SHU TU ’05
A postdoctoral research scholar at UC San Diego, Shu Tu uses the zebrafish as a model organism to study how the vertebrate heart develops and regenerates, in order to develop therapeutics for the human heart.
When did you first know that you wanted to pursue the highest level of education?
San Diego, Calif. B.A., Goshen College,
molecular biology and chemistry
M.A., Ph.D., Washington University in St. Louis School of Medicine, developmental biology
D.J. McFadden and Susan Lehman, a husband-and-wife duo, met at GC, got married and went on to earn their doctoral degrees together. D.J. is the health commissioner for Holmes County (Ohio), and Susan is a professor of physics at the College of Wooster.
When did you first know that you wanted to pursue the highest level of education? D.J.: “When I was a junior or senior in high
school I knew I wanted to go to medical school. However, it wasn’t until I found myself asking questions about population health in medical school that I realized I wanted to pursue a degree in public health.” SUSAN: “I actually don’t remember making the decision consciously. I was drawn to physics because I found the challenge of it to be rewarding. I had some research experiences at Goshen College that encouraged me to keep studying at the higher levels after completing my bachelor’s degree.” How did Goshen College prepare you for your current work? D.J.: “For me, the close relationships with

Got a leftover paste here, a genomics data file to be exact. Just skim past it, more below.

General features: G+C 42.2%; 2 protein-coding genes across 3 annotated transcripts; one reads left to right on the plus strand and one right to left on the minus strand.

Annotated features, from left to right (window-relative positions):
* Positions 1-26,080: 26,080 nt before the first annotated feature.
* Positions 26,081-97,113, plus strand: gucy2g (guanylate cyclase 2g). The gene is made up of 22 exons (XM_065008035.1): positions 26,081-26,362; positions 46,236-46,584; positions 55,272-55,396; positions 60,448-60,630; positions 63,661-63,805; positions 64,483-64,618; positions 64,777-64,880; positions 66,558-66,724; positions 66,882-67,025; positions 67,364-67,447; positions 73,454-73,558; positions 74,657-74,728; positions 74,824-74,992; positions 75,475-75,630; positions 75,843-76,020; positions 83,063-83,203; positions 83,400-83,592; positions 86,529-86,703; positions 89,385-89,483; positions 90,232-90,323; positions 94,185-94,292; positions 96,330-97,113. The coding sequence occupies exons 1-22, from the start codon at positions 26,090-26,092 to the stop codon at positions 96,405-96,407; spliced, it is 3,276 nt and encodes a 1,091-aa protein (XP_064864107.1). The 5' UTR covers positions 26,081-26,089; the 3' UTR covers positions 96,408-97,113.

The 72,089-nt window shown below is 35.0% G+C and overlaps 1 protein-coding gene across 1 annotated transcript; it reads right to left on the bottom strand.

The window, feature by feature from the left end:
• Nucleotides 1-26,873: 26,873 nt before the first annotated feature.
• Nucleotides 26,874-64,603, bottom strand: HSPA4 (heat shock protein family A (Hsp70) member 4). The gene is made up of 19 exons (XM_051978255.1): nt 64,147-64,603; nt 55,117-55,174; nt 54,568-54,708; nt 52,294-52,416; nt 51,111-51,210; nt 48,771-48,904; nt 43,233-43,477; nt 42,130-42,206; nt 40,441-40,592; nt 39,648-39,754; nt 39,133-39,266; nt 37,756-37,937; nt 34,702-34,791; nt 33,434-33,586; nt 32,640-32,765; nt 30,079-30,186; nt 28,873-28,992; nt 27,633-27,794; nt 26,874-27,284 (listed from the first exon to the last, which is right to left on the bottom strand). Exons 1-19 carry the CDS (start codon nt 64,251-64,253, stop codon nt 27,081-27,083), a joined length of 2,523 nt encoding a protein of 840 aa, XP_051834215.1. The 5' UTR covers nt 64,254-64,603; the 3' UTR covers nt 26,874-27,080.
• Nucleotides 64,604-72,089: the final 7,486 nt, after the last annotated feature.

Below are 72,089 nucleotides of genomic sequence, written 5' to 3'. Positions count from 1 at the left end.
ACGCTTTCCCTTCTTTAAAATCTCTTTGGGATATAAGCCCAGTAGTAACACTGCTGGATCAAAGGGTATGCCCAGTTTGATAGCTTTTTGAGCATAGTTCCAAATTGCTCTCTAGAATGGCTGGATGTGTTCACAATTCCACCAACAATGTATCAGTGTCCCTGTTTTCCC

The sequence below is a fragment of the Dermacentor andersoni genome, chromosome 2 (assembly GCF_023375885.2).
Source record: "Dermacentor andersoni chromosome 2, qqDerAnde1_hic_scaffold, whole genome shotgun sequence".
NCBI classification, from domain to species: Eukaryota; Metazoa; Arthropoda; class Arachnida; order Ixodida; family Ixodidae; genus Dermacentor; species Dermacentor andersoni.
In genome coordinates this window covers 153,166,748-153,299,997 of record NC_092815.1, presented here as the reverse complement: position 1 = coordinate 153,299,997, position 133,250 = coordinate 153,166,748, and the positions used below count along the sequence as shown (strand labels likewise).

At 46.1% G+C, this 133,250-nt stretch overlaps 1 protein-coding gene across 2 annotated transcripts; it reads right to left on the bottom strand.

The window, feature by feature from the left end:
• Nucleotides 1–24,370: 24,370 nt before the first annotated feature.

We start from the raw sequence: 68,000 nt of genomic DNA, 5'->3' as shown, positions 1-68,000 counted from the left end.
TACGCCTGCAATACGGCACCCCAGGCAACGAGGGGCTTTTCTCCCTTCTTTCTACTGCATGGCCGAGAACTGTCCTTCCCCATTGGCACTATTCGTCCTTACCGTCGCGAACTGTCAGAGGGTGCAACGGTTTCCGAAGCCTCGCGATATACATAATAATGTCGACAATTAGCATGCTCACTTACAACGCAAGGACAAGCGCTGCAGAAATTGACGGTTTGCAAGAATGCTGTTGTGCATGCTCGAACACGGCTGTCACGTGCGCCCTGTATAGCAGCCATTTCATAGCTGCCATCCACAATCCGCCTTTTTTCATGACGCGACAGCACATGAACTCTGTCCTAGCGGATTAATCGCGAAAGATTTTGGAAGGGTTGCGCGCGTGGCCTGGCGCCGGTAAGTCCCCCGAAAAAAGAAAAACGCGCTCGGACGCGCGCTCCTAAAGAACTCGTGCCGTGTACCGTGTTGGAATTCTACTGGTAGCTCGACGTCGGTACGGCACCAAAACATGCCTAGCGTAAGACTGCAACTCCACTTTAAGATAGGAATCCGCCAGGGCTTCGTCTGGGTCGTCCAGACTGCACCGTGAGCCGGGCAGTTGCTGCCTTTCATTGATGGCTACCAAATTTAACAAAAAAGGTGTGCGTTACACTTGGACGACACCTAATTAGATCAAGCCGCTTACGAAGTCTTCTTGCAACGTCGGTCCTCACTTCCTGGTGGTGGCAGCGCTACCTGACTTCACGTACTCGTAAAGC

BULLETIN | Spring 2014
“When I was in middle school or high school, I knew I wanted to get a Ph.D. in science.” How did Goshen College prepare you for your current work? “Goshen College
provided me with a liberal arts education across different disciplines, which equipped
our professors made the prospect of seeking higher education less intimidating. I also feel that the depth of understanding of the subjects that small class size provides helped me succeed.” SUSAN: “When we were at Goshen, we both participated in summer research as part of a consortium of colleges funded through the Pew Foundation. That opportunity helped me see what it would be like to be a physicist. Doing physics research is very different from doing physics homework, and the experience was fun. I want my students to see how much fun science is, and how different it is to do science as opposed to homework.” What is a piece of advice you would give to someone who is heading into your field? D.J.: “Learn how to improve your
communication skills and speaking skills so you can convey a message clearly. Learn how to read between the lines and understand body language. Look for the things that are not spoken.” SUSAN: “When you are focused on grades, it’s too easy to lose the big picture and to miss the connections. Don’t be afraid to say when you don’t understand something.”
me with communication skills to have discussions with fellow researchers in different fields. Also, I participated in the Maple Scholar undergraduate research program at GC. It gave me a taste of what it is like to be a scientific researcher, including conducting research in the laboratory, literature research, presenting one’s own work and interacting with fellow researchers.” What is a piece of advice you would give to someone who is heading into your field?
“Follow your passion. Find a way to work on something that will keep you up at night and get you to go to work early just to see if it worked.”
S US A N L E HM A N ’ 9 3 D .J. MC FA D DE N ’ 9 2
Millersburg, Ohio SUSAN LEHMAN B.A., Goshen College, physics Ph.D., University of North Carolina Asheville, physics D.J. MCFADDEN B.A., Goshen College, biology Master of Public Health, University of North Carolina Asheville, epidemiology M.D., Duke University